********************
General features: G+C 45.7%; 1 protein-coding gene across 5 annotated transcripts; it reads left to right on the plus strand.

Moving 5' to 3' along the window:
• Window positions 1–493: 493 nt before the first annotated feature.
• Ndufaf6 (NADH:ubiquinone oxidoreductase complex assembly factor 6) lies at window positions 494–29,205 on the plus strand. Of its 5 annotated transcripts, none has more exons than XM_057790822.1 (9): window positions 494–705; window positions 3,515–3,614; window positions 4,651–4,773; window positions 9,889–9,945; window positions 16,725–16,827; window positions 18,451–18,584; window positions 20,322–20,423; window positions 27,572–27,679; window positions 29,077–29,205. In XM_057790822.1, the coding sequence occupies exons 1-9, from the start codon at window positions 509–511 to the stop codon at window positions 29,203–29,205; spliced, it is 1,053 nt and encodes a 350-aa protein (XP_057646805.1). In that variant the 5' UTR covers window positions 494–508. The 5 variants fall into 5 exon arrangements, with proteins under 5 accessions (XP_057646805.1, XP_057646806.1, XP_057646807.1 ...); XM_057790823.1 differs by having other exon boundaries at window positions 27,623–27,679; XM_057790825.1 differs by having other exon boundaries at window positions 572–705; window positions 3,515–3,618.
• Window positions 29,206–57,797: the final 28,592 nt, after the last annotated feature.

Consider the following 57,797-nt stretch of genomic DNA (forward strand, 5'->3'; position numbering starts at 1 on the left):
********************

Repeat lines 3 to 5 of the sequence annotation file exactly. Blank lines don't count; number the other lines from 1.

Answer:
• Window positions 1–493: 493 nt before the first annotated feature.
• Ndufaf6 (NADH:ubiquinone oxidoreductase complex assembly factor 6) lies at window positions 494–29,205 on the plus strand. Of its 5 annotated transcripts, none has more exons than XM_057790822.1 (9): window positions 494–705; window positions 3,515–3,614; window positions 4,651–4,773; window positions 9,889–9,945; window positions 16,725–16,827; window positions 18,451–18,584; window positions 20,322–20,423; window positions 27,572–27,679; window positions 29,077–29,205. In XM_057790822.1, the coding sequence occupies exons 1-9, from the start codon at window positions 509–511 to the stop codon at window positions 29,203–29,205; spliced, it is 1,053 nt and encodes a 350-aa protein (XP_057646805.1). In that variant the 5' UTR covers window positions 494–508. The 5 variants fall into 5 exon arrangements, with proteins under 5 accessions (XP_057646805.1, XP_057646806.1, XP_057646807.1 ...); XM_057790823.1 differs by having other exon boundaries at window positions 27,623–27,679; XM_057790825.1 differs by having other exon boundaries at window positions 572–705; window positions 3,515–3,618.
• Window positions 29,206–57,797: the final 28,592 nt, after the last annotated feature.